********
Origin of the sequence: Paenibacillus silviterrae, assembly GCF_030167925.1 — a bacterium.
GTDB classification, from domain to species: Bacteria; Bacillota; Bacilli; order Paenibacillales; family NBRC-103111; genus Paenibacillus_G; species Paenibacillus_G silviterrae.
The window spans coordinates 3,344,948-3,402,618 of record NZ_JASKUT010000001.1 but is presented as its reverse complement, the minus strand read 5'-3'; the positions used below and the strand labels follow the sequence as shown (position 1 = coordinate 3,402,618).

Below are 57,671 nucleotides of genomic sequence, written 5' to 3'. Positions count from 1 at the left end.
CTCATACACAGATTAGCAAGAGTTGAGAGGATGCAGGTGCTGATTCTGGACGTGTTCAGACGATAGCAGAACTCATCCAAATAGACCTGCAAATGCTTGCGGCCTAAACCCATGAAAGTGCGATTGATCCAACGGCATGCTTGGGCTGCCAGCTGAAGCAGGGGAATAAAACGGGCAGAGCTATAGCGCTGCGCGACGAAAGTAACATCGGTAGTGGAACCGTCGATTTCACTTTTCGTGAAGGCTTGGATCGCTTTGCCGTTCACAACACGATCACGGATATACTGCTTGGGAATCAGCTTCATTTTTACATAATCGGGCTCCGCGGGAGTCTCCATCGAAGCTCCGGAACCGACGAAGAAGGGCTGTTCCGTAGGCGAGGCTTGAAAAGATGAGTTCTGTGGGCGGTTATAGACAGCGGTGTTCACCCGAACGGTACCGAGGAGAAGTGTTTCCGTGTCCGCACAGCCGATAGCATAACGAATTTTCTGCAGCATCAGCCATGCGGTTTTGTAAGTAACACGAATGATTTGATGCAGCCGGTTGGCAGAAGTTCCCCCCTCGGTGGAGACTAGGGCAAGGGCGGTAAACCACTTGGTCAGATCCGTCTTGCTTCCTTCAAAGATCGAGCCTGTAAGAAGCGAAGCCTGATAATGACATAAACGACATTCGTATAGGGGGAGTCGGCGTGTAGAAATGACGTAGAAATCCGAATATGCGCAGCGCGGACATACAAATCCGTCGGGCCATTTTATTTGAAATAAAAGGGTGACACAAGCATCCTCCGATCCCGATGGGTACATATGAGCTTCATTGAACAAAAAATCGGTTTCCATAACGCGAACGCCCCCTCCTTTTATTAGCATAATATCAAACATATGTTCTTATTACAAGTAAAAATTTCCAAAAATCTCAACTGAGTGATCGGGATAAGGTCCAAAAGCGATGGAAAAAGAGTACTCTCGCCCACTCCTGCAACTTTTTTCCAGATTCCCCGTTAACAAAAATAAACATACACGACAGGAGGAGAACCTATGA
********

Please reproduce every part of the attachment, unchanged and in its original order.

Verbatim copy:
Origin of the sequence: Paenibacillus silviterrae, assembly GCF_030167925.1 — a bacterium.
GTDB classification, from domain to species: Bacteria; Bacillota; Bacilli; order Paenibacillales; family NBRC-103111; genus Paenibacillus_G; species Paenibacillus_G silviterrae.
The window spans coordinates 3,344,948-3,402,618 of record NZ_JASKUT010000001.1 but is presented as its reverse complement, the minus strand read 5'-3'; the positions used below and the strand labels follow the sequence as shown (position 1 = coordinate 3,402,618).

Below are 57,671 nucleotides of genomic sequence, written 5' to 3'. Positions count from 1 at the left end.
CTCATACACAGATTAGCAAGAGTTGAGAGGATGCAGGTGCTGATTCTGGACGTGTTCAGACGATAGCAGAACTCATCCAAATAGACCTGCAAATGCTTGCGGCCTAAACCCATGAAAGTGCGATTGATCCAACGGCATGCTTGGGCTGCCAGCTGAAGCAGGGGAATAAAACGGGCAGAGCTATAGCGCTGCGCGACGAAAGTAACATCGGTAGTGGAACCGTCGATTTCACTTTTCGTGAAGGCTTGGATCGCTTTGCCGTTCACAACACGATCACGGATATACTGCTTGGGAATCAGCTTCATTTTTACATAATCGGGCTCCGCGGGAGTCTCCATCGAAGCTCCGGAACCGACGAAGAAGGGCTGTTCCGTAGGCGAGGCTTGAAAAGATGAGTTCTGTGGGCGGTTATAGACAGCGGTGTTCACCCGAACGGTACCGAGGAGAAGTGTTTCCGTGTCCGCACAGCCGATAGCATAACGAATTTTCTGCAGCATCAGCCATGCGGTTTTGTAAGTAACACGAATGATTTGATGCAGCCGGTTGGCAGAAGTTCCCCCCTCGGTGGAGACTAGGGCAAGGGCGGTAAACCACTTGGTCAGATCCGTCTTGCTTCCTTCAAAGATCGAGCCTGTAAGAAGCGAAGCCTGATAATGACATAAACGACATTCGTATAGGGGGAGTCGGCGTGTAGAAATGACGTAGAAATCCGAATATGCGCAGCGCGGACATACAAATCCGTCGGGCCATTTTATTTGAAATAAAAGGGTGACACAAGCATCCTCCGATCCCGATGGGTACATATGAGCTTCATTGAACAAAAAATCGGTTTCCATAACGCGAACGCCCCCTCCTTTTATTAGCATAATATCAAACATATGTTCTTATTACAAGTAAAAATTTCCAAAAATCTCAACTGAGTGATCGGGATAAGGTCCAAAAGCGATGGAAAAAGAGTACTCTCGCCCACTCCTGCAACTTTTTTCCAGATTCCCCGTTAACAAAAATAAACATACACGACAGGAGGAGAACCTATGA